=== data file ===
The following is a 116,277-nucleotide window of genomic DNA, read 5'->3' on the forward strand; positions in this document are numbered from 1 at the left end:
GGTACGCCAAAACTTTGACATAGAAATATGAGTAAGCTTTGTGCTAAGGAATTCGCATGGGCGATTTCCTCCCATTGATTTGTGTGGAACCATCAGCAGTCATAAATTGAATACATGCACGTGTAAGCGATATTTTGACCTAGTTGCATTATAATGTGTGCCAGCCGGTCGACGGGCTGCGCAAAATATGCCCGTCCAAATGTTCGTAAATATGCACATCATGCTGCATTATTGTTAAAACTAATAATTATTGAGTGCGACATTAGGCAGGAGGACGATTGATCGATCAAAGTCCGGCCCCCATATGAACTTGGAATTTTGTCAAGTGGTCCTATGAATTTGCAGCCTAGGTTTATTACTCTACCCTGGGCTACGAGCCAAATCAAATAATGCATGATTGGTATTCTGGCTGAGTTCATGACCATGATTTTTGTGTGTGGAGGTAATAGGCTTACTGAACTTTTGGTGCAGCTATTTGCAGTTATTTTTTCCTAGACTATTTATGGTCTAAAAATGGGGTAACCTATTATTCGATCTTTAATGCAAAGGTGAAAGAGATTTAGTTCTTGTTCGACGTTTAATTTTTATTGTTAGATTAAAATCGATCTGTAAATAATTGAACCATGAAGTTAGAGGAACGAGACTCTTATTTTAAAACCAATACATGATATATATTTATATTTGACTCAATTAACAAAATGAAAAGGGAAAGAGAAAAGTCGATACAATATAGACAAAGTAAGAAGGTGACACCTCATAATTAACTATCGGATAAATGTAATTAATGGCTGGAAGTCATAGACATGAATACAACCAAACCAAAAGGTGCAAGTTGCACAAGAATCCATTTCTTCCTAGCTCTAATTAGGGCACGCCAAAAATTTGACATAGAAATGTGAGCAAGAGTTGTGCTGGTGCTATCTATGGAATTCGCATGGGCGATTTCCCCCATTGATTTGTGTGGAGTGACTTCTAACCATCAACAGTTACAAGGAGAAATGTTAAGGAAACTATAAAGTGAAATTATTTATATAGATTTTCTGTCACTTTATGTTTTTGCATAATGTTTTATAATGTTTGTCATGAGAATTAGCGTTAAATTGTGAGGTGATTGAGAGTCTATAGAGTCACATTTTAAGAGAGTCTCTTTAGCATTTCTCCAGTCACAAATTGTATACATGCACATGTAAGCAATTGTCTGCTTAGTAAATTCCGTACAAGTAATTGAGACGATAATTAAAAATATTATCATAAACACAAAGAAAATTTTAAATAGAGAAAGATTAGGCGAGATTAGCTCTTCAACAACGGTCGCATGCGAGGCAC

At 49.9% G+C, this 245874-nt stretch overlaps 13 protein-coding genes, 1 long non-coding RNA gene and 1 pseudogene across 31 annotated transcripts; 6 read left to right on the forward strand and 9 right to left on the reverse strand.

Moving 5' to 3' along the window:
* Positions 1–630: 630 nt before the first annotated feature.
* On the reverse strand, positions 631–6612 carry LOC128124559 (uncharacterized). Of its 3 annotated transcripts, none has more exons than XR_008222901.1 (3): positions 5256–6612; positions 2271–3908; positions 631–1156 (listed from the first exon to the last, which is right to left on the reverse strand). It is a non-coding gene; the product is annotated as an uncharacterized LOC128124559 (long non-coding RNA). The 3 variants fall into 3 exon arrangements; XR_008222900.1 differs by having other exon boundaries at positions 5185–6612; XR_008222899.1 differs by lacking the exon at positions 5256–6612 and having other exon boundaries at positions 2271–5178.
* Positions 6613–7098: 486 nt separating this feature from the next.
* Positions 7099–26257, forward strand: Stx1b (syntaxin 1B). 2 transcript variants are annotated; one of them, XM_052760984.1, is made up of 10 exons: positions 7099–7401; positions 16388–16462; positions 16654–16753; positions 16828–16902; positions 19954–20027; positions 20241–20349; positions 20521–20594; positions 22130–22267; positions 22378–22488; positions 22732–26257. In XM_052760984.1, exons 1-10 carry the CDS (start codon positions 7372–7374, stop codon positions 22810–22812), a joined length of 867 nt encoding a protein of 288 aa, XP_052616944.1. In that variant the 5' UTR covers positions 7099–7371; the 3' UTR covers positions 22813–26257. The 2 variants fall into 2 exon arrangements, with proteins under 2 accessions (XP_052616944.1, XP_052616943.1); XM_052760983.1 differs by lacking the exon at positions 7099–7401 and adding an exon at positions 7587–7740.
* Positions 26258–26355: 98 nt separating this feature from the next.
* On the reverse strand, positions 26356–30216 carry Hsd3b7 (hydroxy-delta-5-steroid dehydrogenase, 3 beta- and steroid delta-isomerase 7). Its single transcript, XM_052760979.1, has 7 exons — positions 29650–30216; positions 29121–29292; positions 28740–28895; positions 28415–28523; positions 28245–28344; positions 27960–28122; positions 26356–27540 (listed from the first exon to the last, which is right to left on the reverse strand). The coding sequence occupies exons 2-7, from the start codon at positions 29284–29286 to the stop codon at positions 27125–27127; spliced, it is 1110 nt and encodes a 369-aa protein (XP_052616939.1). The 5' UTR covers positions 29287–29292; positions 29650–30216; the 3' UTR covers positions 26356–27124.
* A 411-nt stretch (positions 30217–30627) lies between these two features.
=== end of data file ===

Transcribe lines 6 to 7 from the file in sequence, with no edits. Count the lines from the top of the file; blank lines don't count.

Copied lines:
* On the reverse strand, positions 631–6612 carry LOC128124559 (uncharacterized). Of its 3 annotated transcripts, none has more exons than XR_008222901.1 (3): positions 5256–6612; positions 2271–3908; positions 631–1156 (listed from the first exon to the last, which is right to left on the reverse strand). It is a non-coding gene; the product is annotated as an uncharacterized LOC128124559 (long non-coding RNA). The 3 variants fall into 3 exon arrangements; XR_008222900.1 differs by having other exon boundaries at positions 5185–6612; XR_008222899.1 differs by lacking the exon at positions 5256–6612 and having other exon boundaries at positions 2271–5178.
* Positions 6613–7098: 486 nt separating this feature from the next.